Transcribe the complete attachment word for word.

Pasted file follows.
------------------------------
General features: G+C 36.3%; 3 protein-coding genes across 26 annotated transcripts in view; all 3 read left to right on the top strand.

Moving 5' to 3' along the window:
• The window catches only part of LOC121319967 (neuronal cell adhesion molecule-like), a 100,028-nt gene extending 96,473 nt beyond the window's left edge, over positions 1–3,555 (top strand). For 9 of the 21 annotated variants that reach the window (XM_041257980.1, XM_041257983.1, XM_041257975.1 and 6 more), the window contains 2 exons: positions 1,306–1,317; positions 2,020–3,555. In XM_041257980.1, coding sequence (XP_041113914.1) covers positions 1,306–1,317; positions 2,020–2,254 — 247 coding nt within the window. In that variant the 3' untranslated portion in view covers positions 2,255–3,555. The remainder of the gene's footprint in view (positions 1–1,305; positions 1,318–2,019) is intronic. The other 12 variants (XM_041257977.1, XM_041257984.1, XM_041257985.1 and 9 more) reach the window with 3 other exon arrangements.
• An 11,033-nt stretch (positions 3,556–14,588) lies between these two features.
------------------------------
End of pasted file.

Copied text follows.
General features: G+C 36.3%; 3 protein-coding genes across 26 annotated transcripts in view; all 3 read left to right on the top strand.

Moving 5' to 3' along the window:
• The window catches only part of LOC121319967 (neuronal cell adhesion molecule-like), a 100,028-nt gene extending 96,473 nt beyond the window's left edge, over positions 1–3,555 (top strand). For 9 of the 21 annotated variants that reach the window (XM_041257980.1, XM_041257983.1, XM_041257975.1 and 6 more), the window contains 2 exons: positions 1,306–1,317; positions 2,020–3,555. In XM_041257980.1, coding sequence (XP_041113914.1) covers positions 1,306–1,317; positions 2,020–2,254 — 247 coding nt within the window. In that variant the 3' untranslated portion in view covers positions 2,255–3,555. The remainder of the gene's footprint in view (positions 1–1,305; positions 1,318–2,019) is intronic. The other 12 variants (XM_041257977.1, XM_041257984.1, XM_041257985.1 and 9 more) reach the window with 3 other exon arrangements.
• An 11,033-nt stretch (positions 3,556–14,588) lies between these two features.